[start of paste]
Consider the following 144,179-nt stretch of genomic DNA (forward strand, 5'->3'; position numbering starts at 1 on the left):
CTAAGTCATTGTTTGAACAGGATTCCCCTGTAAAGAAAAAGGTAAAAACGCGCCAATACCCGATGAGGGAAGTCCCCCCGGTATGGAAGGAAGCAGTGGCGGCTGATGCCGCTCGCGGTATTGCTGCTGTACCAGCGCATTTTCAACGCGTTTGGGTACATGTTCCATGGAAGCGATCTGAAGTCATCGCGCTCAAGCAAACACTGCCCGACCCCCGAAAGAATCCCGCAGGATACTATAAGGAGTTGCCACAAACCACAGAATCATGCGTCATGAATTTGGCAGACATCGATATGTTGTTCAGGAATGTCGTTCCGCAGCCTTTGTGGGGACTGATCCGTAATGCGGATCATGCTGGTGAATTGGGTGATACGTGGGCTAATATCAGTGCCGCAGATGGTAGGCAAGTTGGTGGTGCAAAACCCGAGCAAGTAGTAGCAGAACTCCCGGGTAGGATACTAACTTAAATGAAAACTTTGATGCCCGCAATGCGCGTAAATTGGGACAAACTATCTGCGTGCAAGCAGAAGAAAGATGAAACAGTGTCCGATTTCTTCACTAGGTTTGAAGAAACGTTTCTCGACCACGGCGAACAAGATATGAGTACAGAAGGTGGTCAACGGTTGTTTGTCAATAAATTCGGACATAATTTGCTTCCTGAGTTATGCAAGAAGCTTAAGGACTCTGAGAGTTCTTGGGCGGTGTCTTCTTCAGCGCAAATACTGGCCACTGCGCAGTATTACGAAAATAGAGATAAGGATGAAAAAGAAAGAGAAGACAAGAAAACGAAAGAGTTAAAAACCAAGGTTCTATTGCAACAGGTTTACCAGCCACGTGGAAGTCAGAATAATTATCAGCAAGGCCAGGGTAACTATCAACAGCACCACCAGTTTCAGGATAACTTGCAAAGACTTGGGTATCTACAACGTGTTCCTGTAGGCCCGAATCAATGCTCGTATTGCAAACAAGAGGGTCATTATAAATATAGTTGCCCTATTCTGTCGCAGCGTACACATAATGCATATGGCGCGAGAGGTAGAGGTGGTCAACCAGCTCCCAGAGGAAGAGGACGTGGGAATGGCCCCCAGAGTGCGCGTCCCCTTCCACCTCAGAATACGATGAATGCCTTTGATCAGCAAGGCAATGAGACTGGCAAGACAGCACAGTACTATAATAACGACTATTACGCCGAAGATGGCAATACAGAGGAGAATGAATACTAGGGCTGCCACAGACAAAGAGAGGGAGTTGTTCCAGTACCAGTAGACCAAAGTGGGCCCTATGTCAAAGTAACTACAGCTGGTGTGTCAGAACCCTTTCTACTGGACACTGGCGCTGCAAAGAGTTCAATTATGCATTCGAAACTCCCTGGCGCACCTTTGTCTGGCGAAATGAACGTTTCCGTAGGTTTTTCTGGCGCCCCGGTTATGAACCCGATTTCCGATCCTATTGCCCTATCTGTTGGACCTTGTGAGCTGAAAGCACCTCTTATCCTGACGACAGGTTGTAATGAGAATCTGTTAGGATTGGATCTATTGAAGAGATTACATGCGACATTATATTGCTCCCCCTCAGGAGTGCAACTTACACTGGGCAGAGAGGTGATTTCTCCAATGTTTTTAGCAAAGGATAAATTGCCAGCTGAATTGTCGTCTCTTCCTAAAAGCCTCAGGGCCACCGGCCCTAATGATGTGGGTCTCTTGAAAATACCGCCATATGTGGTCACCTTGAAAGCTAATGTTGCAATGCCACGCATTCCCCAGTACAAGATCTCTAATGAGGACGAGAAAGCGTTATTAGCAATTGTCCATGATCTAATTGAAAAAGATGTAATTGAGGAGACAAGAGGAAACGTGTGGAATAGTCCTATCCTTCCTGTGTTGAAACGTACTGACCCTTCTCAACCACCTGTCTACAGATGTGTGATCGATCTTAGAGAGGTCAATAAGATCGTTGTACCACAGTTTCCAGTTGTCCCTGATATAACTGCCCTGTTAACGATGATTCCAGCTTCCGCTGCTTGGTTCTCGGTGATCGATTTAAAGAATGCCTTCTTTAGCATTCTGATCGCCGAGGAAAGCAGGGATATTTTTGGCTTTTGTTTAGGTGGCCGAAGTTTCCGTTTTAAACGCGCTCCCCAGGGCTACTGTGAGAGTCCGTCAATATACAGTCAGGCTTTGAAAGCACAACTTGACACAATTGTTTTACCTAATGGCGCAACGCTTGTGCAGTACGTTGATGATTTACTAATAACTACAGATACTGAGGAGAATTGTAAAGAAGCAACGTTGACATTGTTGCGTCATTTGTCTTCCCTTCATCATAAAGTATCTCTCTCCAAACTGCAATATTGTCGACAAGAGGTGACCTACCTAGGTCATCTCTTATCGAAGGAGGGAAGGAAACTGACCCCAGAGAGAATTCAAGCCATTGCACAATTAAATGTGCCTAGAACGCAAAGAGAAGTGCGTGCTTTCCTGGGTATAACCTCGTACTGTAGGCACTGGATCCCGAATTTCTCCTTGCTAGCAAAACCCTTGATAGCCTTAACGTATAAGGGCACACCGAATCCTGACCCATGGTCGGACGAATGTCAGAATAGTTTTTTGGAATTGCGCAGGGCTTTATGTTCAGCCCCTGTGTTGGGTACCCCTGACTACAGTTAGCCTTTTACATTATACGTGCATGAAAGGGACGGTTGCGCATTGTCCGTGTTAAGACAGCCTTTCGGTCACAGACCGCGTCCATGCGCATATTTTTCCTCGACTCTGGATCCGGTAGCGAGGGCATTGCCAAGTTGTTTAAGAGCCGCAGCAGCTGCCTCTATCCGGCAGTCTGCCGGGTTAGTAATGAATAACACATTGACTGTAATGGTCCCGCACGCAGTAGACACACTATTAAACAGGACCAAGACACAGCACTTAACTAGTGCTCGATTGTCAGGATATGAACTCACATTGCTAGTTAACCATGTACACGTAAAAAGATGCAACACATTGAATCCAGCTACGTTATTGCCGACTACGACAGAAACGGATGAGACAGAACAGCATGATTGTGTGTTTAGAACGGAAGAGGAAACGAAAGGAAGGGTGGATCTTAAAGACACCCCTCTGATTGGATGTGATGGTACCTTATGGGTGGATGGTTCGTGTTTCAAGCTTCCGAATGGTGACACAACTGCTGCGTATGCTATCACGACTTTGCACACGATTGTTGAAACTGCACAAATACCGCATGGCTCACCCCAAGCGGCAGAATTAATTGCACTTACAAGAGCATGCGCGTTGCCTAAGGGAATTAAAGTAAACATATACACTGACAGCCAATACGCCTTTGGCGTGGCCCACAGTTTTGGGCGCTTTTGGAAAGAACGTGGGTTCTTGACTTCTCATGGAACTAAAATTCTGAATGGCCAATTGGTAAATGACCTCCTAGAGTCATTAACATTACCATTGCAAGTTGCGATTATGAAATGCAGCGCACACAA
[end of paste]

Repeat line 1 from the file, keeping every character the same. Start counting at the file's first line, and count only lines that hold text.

Consider the following 144,179-nt stretch of genomic DNA (forward strand, 5'->3'; position numbering starts at 1 on the left):